I’m fascinated with the American immigrant experience. And, as well, how that experience bears on the formation of the immigrants’ American-born children. That was a big reason I wanted to read Amy Tan’s The Joy Luck Club.
TJLC isn’t so much a novel in the traditional (Western?) sense as it is a collection of vignettes about those experiences, as recalled by four Chinese women who immigrated to the U.S. during the 1940’s and their four daughters. The structure is intentional, designed to mirror a mahjong game. But while I appreciated each of the 16 snapshots as unique pieces of art, I found myself wanting more…to be able to enter more deeply into their stories. So I’m not sure that I loved TJLC as much as I thought I would.
I wonder how much I missed in each of those snapshots, being a cultural outsider? Tan’s narrative voice works hard to translate much of what’s there to an American audience. But I know there were still juicy bits I passed right over.
When I saw the movie (which I did love) in the mid-1990’s, I remember asking a 1st-generation American-born Chinese friend if she had identified with any of the four daughters’ stories. She replied no, but that she really appreciated the attention to cultural details, like the one family who kept the plastic covers on their furniture indefinitely, just like her family had done. I hadn’t even noticed.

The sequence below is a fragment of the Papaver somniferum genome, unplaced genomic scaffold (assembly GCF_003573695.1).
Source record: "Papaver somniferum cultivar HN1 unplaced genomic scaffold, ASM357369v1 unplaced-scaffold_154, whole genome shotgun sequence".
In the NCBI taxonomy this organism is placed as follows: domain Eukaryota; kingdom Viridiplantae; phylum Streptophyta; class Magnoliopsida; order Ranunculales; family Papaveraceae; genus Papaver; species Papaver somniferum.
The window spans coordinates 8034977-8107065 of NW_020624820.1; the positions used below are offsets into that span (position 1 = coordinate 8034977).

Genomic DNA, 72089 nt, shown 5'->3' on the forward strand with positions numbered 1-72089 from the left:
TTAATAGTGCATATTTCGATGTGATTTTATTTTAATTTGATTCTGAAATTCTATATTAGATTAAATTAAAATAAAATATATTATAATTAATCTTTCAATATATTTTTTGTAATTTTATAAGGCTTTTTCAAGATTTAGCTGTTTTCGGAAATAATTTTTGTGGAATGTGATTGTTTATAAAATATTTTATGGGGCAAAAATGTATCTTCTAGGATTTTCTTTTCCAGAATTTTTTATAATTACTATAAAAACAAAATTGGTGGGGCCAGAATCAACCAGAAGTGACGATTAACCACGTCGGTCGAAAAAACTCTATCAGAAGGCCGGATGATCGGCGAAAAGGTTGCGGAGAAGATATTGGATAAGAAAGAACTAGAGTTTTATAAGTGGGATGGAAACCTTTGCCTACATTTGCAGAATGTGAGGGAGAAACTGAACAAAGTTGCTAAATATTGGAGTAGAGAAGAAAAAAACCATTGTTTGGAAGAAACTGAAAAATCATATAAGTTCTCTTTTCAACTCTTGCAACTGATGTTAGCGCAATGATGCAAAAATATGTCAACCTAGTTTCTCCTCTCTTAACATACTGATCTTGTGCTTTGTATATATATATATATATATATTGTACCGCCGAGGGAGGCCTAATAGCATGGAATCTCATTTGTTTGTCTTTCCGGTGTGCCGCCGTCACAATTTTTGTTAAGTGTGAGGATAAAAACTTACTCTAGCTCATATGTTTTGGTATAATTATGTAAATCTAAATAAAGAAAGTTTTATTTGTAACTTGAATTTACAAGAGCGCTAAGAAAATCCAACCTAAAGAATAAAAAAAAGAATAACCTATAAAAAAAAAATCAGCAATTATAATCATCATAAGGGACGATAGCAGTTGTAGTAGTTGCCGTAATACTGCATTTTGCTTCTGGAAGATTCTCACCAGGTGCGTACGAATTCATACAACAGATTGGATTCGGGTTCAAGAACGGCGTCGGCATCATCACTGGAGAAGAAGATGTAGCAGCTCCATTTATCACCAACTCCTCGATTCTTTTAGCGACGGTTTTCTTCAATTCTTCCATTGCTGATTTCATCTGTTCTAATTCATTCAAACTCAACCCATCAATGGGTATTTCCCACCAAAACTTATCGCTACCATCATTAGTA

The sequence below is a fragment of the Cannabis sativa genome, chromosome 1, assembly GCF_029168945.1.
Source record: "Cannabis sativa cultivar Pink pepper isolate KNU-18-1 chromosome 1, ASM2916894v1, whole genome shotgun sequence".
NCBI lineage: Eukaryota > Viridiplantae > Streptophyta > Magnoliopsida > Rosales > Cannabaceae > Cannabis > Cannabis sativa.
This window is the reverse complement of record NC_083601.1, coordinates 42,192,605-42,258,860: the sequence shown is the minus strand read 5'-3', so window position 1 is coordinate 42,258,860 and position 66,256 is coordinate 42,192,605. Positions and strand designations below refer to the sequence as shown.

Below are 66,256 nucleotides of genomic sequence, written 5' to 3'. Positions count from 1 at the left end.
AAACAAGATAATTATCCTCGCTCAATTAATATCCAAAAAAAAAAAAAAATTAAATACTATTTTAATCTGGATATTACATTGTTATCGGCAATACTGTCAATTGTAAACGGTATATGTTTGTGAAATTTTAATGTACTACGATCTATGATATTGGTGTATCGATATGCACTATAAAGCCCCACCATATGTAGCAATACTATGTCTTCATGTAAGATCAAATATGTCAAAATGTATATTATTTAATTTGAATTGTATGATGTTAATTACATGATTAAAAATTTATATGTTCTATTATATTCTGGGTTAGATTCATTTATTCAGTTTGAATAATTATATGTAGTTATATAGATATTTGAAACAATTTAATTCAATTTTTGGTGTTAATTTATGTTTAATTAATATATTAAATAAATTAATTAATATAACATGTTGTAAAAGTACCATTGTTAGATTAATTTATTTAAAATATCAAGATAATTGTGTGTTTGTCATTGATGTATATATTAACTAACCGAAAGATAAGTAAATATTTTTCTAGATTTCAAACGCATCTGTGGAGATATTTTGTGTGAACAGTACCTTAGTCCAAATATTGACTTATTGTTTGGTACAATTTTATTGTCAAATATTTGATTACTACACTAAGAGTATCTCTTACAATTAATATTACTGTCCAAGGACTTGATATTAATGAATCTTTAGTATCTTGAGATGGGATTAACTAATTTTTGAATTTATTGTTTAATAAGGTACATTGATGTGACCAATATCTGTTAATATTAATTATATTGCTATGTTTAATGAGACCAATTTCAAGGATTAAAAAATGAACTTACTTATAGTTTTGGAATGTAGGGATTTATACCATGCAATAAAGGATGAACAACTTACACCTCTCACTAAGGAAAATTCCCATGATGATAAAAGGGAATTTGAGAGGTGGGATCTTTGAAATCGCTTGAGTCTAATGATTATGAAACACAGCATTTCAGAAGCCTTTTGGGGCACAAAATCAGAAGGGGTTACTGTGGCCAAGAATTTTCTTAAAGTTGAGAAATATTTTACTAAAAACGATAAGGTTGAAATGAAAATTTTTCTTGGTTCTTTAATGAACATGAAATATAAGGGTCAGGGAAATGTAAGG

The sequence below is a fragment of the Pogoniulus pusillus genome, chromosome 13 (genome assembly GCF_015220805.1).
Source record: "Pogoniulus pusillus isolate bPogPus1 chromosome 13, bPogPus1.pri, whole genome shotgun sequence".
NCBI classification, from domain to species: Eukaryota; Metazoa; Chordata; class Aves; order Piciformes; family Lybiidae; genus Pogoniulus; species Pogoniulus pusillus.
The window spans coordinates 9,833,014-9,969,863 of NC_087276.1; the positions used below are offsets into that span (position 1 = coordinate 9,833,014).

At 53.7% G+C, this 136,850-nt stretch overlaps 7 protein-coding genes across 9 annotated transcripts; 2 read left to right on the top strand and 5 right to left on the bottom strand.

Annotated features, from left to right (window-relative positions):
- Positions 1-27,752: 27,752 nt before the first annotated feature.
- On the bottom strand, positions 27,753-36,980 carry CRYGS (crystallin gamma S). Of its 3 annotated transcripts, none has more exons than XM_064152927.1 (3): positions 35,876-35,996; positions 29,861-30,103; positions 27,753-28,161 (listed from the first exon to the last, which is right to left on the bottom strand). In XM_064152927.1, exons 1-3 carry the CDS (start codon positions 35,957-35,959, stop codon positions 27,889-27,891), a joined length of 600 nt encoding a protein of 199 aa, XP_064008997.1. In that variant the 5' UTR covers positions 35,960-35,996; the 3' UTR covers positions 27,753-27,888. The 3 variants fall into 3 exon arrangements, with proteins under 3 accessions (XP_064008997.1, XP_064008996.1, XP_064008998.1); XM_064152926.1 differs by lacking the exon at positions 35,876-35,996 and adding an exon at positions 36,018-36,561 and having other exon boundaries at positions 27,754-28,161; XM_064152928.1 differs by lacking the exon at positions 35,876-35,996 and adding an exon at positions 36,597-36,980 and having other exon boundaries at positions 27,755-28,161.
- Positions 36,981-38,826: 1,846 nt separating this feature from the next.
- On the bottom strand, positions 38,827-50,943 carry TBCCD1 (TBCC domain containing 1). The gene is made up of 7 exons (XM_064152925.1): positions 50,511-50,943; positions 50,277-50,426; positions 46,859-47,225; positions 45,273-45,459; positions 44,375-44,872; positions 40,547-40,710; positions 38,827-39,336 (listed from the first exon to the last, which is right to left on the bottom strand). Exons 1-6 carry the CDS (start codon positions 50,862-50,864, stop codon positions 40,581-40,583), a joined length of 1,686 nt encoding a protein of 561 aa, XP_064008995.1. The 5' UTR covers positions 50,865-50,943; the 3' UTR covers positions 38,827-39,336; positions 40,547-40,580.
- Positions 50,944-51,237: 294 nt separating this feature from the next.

I also remember that when I saw the movie, the mother-daughter tensions really resonated with me. Maybe because that’s a common issue women wrestle through in their mid-to-late-20’s. But now that I’m a mother of a daughter myself, I saw and understood much more the perspective of the mothers in the book. My daughter’s only five, but I’m already wrestling through questions like, How on earth am I not going to unload all my baggage/insecurities/fears/etc. on her?
Another theme that stood out to me (that I missed in the movie 15 years ago) was the experience of a birthmother relinquishing her children. And how much adopted children are sometimes haunted by their birthfamily and backstory, even if (or maybe more so because) they are unknown to them.
Who else has read The Joy Luck Club? What did you think of it?
April’s Book Club selection is Kenneth Grahame’s The Wind in the Willows. Make sure you read an unabridged edition of the book!